Moaning faintly at the effort, the widow allowed her daughter to help her down the steps. Then she hobbled up the street to make the dutiful visit.

An hour passed. Two hours. At last, her family saw her returning, coming happily down the street. Amazingly, she came up the steps and into the house without assistance.

“Well,” she told her daughter, “I sure did her a lot of good.”

The Savior admonished us to spread his gospel that all might come unto him. We participate as we prepare our homes to be “missionary training centers” for our children as well as ourselves.

We can also participate in this great missionary cause by fellowshipping those who have wandered. It takes patience and diligence, but, oh, what joy is ours as we assist in bringing these, our brethren and sisters, again unto the Savior (see Alma 31:35; D&C 18:15–16).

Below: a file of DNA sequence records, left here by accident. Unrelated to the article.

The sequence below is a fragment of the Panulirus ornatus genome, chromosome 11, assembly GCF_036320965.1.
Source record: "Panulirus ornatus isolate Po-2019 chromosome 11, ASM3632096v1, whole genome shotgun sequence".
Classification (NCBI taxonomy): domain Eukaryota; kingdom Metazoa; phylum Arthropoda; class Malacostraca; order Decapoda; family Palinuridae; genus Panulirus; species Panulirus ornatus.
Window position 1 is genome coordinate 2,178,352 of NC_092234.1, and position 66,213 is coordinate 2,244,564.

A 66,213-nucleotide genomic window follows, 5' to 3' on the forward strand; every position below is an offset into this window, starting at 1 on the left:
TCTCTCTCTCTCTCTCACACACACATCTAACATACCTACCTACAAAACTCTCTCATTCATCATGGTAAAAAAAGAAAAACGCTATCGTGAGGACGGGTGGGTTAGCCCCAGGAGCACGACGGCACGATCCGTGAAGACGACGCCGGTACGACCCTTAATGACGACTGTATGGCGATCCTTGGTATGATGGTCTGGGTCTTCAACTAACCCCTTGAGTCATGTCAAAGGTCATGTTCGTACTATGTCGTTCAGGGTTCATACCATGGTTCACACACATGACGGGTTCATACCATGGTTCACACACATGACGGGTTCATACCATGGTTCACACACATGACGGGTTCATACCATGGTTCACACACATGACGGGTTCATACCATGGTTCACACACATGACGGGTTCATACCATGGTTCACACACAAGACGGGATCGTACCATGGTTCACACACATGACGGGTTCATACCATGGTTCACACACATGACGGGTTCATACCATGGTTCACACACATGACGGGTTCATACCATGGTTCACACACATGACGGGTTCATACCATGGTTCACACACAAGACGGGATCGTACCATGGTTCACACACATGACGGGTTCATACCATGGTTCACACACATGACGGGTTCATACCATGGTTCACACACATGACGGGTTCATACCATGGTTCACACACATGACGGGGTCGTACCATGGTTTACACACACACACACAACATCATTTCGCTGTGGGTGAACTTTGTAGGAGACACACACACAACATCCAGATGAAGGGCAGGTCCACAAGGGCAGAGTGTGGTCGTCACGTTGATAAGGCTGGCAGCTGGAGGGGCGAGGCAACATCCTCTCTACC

May I share a story of one of our dear sisters. She wrote:

“In our home were alcohol, drug abuse, two divorces. I was living in spiritual darkness with two tiny children, when ‘angels of mercy’ came one more time. Each month I peeked out my window as the visiting teachers tried to visit me. I hid myself quietly until they left. They never gave up, and I am so glad and thankful. I learned that God’s love never stops!”

This sister is now an endowed member in full fellowship and full of happiness and joy!

Sisters, may we prepare our reservoirs of spiritual strength, wherein we can find joy! It is God’s reward for righteous living!

Near the end of his life, having experienced years of trial, almost beyond our ability to comprehend, being dragged through the streets, tarred and feathered, having some of his closest associates turn against him, the Prophet Joseph Smith could yet testify and cheer us on as he exclaimed:

“Now, what do we hear in the gospel which we have received? A voice of gladness! A voice of mercy from heaven; … a voice of gladness for the living and the dead; glad tidings of great joy … Let your hearts rejoice, and be exceedingly glad” (D&C 128:19, 22).

May we take joy in our faith, even our knowledge, that Jesus is the Christ, the Son of the living God, I say in the name of Jesus Christ, amen.